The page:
Proposed clinical trial for mobile phone app and pedometer to test effectiveness of physical intervention programs

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mHealth Research Daily with Tim Bredrup

Today, approximately 50% of U.S. adults do not meet the recommended levels of physical activity, particularly women and minorities.

Although mobile technologies are promising tools for delivering physical activity interventions, it’s necessary to understand how to effectively apply them in efforts to increase and maintain physical activity in physically inactive women.

To address this need, researchers at University of California in San Francisco have designed a mobile phone based physical activity education (mPED) clinical trial that examines the effectiveness of a mobile phone and pedometer based physical activity intervention.

192 physically inactive women who meet all inclusion criteria will be randomized into one of these three groups of study:

  1. Three-month mobile phone and pedometer based physical activity intervention and six-month mobile phone diary maintenance intervention.
  2. Three-month mobile phone and pedometer based physical activity intervention and six-month pedometer maintenance intervention.
  3. Control group with pedometer only, no intervention will be provided.

“The mobile phone serves as a means of delivering the physical activity intervention, setting individualized weekly physical activity goals, and providing self-monitoring (activity diary), immediate feedback and social support,”  the researchers explain.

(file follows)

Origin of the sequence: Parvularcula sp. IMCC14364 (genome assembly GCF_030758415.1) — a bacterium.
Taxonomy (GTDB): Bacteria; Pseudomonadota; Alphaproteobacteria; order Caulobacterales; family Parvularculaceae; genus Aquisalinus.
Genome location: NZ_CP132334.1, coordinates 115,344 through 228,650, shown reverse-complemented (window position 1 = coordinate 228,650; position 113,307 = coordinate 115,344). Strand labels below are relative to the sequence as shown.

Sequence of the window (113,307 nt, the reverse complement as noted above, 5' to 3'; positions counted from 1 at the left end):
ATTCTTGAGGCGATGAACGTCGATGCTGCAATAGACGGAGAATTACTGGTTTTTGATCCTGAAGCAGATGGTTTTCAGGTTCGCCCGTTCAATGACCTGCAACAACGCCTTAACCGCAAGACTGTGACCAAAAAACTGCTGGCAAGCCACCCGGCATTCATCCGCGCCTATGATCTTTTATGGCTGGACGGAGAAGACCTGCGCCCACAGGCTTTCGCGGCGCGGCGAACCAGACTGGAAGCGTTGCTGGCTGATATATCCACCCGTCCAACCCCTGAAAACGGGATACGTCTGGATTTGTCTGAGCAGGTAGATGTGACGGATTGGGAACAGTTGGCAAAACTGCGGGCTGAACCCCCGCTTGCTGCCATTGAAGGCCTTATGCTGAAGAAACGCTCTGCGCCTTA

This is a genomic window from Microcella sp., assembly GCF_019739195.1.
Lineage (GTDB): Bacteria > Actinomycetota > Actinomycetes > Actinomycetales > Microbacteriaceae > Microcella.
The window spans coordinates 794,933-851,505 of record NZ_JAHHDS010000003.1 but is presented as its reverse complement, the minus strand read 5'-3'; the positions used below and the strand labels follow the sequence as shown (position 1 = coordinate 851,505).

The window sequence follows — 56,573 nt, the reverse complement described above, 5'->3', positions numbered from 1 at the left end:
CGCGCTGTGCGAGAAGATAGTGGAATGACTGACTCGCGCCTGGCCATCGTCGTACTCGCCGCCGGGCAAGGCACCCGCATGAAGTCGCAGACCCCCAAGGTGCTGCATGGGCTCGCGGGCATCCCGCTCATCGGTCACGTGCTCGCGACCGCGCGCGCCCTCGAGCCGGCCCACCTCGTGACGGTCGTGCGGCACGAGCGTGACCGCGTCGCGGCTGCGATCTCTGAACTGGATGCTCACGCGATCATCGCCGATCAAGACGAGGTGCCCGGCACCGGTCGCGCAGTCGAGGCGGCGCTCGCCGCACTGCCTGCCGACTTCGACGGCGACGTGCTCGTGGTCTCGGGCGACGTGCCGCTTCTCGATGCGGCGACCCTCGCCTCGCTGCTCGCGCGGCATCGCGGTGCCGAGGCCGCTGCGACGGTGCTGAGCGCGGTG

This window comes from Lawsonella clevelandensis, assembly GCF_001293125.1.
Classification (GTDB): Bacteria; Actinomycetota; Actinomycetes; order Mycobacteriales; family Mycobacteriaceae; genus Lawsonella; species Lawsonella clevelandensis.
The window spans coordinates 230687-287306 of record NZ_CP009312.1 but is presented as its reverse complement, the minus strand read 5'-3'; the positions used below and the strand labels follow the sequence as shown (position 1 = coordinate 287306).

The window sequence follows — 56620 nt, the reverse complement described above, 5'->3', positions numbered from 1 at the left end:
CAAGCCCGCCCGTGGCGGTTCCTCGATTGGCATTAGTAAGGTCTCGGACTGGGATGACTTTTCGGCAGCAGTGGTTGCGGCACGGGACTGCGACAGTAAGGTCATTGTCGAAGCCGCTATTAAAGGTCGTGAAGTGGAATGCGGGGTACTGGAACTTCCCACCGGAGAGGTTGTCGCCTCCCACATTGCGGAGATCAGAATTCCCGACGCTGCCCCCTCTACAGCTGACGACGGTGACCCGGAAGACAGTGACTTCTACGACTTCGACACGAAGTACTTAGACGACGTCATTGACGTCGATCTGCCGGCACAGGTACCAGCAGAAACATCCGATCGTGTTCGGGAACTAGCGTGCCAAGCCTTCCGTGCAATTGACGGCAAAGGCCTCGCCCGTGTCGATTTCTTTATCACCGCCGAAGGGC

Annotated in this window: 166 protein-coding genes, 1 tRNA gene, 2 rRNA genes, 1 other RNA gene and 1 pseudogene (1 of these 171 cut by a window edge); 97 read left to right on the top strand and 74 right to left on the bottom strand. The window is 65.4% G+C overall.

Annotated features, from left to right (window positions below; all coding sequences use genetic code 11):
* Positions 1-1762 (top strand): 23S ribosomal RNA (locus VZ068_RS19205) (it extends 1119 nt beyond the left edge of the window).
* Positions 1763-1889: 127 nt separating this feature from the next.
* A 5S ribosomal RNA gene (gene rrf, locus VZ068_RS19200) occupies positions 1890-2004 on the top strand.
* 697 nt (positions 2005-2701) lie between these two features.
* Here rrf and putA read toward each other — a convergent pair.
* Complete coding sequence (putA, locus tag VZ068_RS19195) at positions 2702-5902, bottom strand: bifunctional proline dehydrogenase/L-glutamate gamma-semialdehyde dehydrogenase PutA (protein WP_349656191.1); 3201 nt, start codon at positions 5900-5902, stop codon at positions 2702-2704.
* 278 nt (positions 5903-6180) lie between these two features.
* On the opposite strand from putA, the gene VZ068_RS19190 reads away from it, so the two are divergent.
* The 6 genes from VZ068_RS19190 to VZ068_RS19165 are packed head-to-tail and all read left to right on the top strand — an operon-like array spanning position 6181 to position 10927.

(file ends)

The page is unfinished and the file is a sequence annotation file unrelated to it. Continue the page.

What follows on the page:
If the mobile phone interventions prove to be effective, results of studies like these will be able to bridge the gap towards new insights for current behavioral sciences and mHealth.

Authors: Fukuoka Y,  Komatsu J, Suarez L, Vittinghoff E, Haskell W, Noorishad T, Pham K.

Institution: Institute for Health & Aging, Department of Social and Behavioral Sciences, University of California, San Francisco

Original Abstract: Pubmed

Discussion ( 1 comment ) Post a Comment
  • A brilliant idea. I have used a pedometer on my mobile for the last 3 years as a tool for cardiac rehab. A low number of steps pushes me to get some extra brisk walking in. I have been using a Sony Ericsson W595 which gives a 7 day record in bar chart format of how many steps I have done. The problem is that the phone is now becoming faulty and there seems to be very little on the market which can continually record steps without being a drain on the battery.

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